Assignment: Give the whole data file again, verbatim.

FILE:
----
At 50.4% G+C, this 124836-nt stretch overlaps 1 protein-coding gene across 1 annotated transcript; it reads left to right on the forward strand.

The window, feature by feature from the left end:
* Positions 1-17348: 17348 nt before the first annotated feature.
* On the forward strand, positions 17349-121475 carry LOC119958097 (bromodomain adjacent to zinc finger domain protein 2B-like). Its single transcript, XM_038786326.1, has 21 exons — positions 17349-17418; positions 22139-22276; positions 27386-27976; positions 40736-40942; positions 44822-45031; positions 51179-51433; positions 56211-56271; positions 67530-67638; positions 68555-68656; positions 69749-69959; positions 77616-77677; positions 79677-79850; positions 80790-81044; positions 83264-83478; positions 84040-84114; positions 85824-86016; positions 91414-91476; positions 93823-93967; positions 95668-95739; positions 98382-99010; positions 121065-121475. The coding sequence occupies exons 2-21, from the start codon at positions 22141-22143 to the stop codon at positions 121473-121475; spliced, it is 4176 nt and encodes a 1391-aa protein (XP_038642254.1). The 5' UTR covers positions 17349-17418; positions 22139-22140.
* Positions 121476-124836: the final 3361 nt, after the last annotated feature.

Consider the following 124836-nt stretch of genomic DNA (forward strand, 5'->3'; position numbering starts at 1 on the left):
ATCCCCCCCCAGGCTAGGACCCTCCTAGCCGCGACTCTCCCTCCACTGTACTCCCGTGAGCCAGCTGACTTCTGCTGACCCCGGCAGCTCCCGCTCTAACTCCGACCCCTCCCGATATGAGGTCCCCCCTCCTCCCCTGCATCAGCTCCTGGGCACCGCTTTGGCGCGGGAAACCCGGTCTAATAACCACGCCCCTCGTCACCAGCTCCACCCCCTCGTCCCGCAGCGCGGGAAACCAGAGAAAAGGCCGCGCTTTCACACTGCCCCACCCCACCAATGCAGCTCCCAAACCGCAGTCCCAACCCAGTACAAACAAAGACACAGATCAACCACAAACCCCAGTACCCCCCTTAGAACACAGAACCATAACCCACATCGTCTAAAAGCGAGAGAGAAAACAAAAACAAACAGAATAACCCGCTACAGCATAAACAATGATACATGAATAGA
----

At 50.4% G+C, this 124836-nt stretch overlaps 1 protein-coding gene across 1 annotated transcript; it reads left to right on the forward strand.

The window, feature by feature from the left end:
* Positions 1-17348: 17348 nt before the first annotated feature.
* On the forward strand, positions 17349-121475 carry LOC119958097 (bromodomain adjacent to zinc finger domain protein 2B-like). Its single transcript, XM_038786326.1, has 21 exons — positions 17349-17418; positions 22139-22276; positions 27386-27976; positions 40736-40942; positions 44822-45031; positions 51179-51433; positions 56211-56271; positions 67530-67638; positions 68555-68656; positions 69749-69959; positions 77616-77677; positions 79677-79850; positions 80790-81044; positions 83264-83478; positions 84040-84114; positions 85824-86016; positions 91414-91476; positions 93823-93967; positions 95668-95739; positions 98382-99010; positions 121065-121475. The coding sequence occupies exons 2-21, from the start codon at positions 22141-22143 to the stop codon at positions 121473-121475; spliced, it is 4176 nt and encodes a 1391-aa protein (XP_038642254.1). The 5' UTR covers positions 17349-17418; positions 22139-22140.
* Positions 121476-124836: the final 3361 nt, after the last annotated feature.

Consider the following 124836-nt stretch of genomic DNA (forward strand, 5'->3'; position numbering starts at 1 on the left):
ATCCCCCCCCAGGCTAGGACCCTCCTAGCCGCGACTCTCCCTCCACTGTACTCCCGTGAGCCAGCTGACTTCTGCTGACCCCGGCAGCTCCCGCTCTAACTCCGACCCCTCCCGATATGAGGTCCCCCCTCCTCCCCTGCATCAGCTCCTGGGCACCGCTTTGGCGCGGGAAACCCGGTCTAATAACCACGCCCCTCGTCACCAGCTCCACCCCCTCGTCCCGCAGCGCGGGAAACCAGAGAAAAGGCCGCGCTTTCACACTGCCCCACCCCACCAATGCAGCTCCCAAACCGCAGTCCCAACCCAGTACAAACAAAGACACAGATCAACCACAAACCCCAGTACCCCCCTTAGAACACAGAACCATAACCCACATCGTCTAAAAGCGAGAGAGAAAACAAAAACAAACAGAATAACCCGCTACAGCATAAACAATGATACATGAATAGA